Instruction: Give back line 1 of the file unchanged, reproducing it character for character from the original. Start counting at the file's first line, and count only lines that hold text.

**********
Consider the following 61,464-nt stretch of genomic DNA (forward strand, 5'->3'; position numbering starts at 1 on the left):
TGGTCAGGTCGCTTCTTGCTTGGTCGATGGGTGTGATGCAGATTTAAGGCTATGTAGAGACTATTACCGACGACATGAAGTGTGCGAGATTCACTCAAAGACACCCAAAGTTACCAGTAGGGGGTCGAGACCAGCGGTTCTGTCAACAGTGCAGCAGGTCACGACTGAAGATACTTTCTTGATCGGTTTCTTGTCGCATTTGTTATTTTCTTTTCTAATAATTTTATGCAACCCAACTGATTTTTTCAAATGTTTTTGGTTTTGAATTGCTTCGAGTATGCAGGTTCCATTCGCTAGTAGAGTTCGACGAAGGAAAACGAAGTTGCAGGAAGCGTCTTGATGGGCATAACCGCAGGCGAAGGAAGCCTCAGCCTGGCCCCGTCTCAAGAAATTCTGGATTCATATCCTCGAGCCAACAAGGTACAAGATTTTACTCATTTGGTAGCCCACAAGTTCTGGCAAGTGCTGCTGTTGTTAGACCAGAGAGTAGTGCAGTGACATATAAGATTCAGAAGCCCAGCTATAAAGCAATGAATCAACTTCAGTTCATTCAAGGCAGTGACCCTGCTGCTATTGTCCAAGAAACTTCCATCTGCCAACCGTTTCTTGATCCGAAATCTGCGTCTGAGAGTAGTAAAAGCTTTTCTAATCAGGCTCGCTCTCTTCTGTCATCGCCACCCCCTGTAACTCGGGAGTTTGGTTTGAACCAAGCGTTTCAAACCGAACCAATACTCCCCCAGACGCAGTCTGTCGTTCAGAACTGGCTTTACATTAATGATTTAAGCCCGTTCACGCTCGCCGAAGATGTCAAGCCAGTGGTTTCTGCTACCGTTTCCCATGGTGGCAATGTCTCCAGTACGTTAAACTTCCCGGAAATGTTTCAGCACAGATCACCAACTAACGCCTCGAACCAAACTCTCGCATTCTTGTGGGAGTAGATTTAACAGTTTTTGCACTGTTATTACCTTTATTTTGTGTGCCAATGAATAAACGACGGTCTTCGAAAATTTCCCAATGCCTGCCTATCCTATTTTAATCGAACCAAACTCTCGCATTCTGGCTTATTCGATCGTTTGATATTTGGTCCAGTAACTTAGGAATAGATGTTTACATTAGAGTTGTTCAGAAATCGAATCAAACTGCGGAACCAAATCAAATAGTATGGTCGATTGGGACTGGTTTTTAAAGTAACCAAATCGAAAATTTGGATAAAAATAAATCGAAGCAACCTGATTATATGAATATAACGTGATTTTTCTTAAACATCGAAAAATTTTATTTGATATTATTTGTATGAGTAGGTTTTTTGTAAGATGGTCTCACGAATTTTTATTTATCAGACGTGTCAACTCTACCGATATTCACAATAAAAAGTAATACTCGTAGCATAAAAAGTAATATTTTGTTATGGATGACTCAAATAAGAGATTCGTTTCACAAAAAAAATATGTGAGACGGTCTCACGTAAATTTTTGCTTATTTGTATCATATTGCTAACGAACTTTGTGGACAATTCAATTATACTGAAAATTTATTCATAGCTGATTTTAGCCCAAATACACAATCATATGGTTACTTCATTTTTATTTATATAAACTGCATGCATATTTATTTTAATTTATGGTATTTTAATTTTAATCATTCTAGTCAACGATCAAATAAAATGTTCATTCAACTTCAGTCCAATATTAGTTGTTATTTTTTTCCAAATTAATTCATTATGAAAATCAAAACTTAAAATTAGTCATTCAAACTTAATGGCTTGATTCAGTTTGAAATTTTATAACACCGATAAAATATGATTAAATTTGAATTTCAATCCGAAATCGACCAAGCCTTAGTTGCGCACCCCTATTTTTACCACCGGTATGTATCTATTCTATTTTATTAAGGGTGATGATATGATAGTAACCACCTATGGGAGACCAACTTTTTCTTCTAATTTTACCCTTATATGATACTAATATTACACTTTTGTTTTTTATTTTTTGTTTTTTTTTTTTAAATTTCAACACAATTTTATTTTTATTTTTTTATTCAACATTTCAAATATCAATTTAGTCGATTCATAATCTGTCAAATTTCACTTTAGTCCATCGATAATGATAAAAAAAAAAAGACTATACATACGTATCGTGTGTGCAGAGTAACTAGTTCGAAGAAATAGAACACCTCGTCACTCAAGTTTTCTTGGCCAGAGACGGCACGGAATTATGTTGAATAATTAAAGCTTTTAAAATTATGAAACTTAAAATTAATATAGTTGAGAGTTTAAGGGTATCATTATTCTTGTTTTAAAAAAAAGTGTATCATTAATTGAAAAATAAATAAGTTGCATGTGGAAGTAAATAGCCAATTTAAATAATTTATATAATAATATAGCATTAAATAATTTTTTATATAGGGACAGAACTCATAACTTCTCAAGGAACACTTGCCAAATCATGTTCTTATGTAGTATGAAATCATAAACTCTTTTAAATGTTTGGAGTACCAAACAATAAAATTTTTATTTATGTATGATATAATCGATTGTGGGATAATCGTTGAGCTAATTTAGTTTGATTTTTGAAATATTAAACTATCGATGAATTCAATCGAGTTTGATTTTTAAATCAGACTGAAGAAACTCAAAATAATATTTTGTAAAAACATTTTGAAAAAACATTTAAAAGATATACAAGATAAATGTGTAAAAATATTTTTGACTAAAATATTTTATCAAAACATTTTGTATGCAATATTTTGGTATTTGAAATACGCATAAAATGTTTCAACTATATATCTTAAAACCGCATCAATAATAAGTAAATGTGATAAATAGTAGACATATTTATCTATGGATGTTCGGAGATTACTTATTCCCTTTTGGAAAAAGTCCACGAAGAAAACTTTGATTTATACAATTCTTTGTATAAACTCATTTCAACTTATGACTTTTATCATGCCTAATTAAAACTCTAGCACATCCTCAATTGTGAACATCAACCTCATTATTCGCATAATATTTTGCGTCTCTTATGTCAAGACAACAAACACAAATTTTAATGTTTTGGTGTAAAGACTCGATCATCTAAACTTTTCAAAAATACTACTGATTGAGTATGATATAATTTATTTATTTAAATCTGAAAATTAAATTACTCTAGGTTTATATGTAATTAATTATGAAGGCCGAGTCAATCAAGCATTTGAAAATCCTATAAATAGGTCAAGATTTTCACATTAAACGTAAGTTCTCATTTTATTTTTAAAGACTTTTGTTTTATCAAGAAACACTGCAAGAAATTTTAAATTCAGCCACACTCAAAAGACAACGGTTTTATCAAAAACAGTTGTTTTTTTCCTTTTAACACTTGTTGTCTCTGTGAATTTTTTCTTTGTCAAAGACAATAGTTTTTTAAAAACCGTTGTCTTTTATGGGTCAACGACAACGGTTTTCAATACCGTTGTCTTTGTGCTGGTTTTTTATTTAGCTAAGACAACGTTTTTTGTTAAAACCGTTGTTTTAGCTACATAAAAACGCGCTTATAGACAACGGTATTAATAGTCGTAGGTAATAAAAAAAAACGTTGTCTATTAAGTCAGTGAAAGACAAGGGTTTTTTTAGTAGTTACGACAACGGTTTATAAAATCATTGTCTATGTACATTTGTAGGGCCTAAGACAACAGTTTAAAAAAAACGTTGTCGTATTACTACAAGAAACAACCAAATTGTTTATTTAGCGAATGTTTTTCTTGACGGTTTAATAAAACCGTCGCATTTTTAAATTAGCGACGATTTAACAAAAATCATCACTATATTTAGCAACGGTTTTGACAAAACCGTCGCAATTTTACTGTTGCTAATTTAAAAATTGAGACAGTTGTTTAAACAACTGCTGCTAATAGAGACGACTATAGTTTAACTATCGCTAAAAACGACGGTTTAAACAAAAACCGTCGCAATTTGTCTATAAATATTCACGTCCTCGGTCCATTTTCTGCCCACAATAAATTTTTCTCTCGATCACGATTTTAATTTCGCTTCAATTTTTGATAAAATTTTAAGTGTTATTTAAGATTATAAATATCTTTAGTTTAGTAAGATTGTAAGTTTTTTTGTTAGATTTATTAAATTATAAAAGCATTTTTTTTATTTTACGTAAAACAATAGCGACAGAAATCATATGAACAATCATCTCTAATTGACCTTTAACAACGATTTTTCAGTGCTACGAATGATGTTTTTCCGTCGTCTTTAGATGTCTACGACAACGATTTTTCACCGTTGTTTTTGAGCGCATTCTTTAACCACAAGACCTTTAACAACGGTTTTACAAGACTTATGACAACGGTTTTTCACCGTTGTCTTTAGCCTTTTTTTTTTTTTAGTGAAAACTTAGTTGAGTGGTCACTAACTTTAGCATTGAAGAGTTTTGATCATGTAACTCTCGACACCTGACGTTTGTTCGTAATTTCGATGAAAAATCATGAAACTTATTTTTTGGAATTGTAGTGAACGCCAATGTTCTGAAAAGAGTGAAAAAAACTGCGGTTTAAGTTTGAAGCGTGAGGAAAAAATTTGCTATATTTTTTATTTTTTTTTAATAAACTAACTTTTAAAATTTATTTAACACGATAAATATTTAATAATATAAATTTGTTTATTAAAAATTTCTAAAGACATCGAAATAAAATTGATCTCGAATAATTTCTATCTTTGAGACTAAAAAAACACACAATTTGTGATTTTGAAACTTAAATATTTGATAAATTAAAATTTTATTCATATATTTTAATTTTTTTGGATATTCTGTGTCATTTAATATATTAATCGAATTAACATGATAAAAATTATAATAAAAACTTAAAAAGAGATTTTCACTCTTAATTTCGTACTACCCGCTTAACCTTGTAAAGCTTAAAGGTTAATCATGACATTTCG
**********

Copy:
Consider the following 61,464-nt stretch of genomic DNA (forward strand, 5'->3'; position numbering starts at 1 on the left):